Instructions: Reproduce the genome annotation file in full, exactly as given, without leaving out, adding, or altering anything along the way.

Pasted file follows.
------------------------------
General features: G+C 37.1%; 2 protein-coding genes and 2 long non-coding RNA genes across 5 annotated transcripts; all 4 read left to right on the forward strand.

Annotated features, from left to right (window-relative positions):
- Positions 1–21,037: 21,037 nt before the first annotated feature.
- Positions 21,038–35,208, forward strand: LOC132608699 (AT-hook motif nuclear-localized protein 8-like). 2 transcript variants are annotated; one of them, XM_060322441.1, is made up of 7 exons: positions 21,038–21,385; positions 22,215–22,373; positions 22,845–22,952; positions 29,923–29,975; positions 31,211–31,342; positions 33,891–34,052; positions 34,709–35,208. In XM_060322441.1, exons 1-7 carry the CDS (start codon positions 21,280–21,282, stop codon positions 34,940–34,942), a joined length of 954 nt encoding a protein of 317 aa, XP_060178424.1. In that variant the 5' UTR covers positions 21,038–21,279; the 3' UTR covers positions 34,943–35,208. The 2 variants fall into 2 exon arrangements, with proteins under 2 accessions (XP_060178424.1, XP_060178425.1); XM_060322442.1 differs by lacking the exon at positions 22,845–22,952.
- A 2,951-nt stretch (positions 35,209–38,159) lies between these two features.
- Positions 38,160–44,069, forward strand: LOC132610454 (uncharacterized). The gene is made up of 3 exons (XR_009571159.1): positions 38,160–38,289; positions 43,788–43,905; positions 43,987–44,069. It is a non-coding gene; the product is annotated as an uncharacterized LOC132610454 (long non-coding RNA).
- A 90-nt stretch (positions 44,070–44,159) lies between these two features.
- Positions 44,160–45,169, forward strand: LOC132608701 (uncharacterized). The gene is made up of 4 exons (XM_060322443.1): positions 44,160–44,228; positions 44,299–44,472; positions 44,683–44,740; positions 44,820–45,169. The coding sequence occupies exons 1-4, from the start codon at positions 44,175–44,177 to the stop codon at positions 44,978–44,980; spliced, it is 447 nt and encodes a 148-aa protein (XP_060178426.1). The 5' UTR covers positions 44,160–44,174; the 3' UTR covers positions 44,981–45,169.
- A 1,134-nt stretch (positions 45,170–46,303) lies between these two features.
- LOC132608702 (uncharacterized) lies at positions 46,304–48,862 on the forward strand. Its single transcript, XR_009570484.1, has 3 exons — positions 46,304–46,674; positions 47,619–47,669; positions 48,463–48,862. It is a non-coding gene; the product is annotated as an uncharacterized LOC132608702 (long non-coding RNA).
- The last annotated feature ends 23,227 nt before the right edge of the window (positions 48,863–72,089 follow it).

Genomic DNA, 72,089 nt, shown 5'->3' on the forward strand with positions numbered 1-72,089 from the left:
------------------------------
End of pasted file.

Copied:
General features: G+C 37.1%; 2 protein-coding genes and 2 long non-coding RNA genes across 5 annotated transcripts; all 4 read left to right on the forward strand.

Annotated features, from left to right (window-relative positions):
- Positions 1–21,037: 21,037 nt before the first annotated feature.
- Positions 21,038–35,208, forward strand: LOC132608699 (AT-hook motif nuclear-localized protein 8-like). 2 transcript variants are annotated; one of them, XM_060322441.1, is made up of 7 exons: positions 21,038–21,385; positions 22,215–22,373; positions 22,845–22,952; positions 29,923–29,975; positions 31,211–31,342; positions 33,891–34,052; positions 34,709–35,208. In XM_060322441.1, exons 1-7 carry the CDS (start codon positions 21,280–21,282, stop codon positions 34,940–34,942), a joined length of 954 nt encoding a protein of 317 aa, XP_060178424.1. In that variant the 5' UTR covers positions 21,038–21,279; the 3' UTR covers positions 34,943–35,208. The 2 variants fall into 2 exon arrangements, with proteins under 2 accessions (XP_060178424.1, XP_060178425.1); XM_060322442.1 differs by lacking the exon at positions 22,845–22,952.
- A 2,951-nt stretch (positions 35,209–38,159) lies between these two features.
- Positions 38,160–44,069, forward strand: LOC132610454 (uncharacterized). The gene is made up of 3 exons (XR_009571159.1): positions 38,160–38,289; positions 43,788–43,905; positions 43,987–44,069. It is a non-coding gene; the product is annotated as an uncharacterized LOC132610454 (long non-coding RNA).
- A 90-nt stretch (positions 44,070–44,159) lies between these two features.
- Positions 44,160–45,169, forward strand: LOC132608701 (uncharacterized). The gene is made up of 4 exons (XM_060322443.1): positions 44,160–44,228; positions 44,299–44,472; positions 44,683–44,740; positions 44,820–45,169. The coding sequence occupies exons 1-4, from the start codon at positions 44,175–44,177 to the stop codon at positions 44,978–44,980; spliced, it is 447 nt and encodes a 148-aa protein (XP_060178426.1). The 5' UTR covers positions 44,160–44,174; the 3' UTR covers positions 44,981–45,169.
- A 1,134-nt stretch (positions 45,170–46,303) lies between these two features.
- LOC132608702 (uncharacterized) lies at positions 46,304–48,862 on the forward strand. Its single transcript, XR_009570484.1, has 3 exons — positions 46,304–46,674; positions 47,619–47,669; positions 48,463–48,862. It is a non-coding gene; the product is annotated as an uncharacterized LOC132608702 (long non-coding RNA).
- The last annotated feature ends 23,227 nt before the right edge of the window (positions 48,863–72,089 follow it).

Genomic DNA, 72,089 nt, shown 5'->3' on the forward strand with positions numbered 1-72,089 from the left: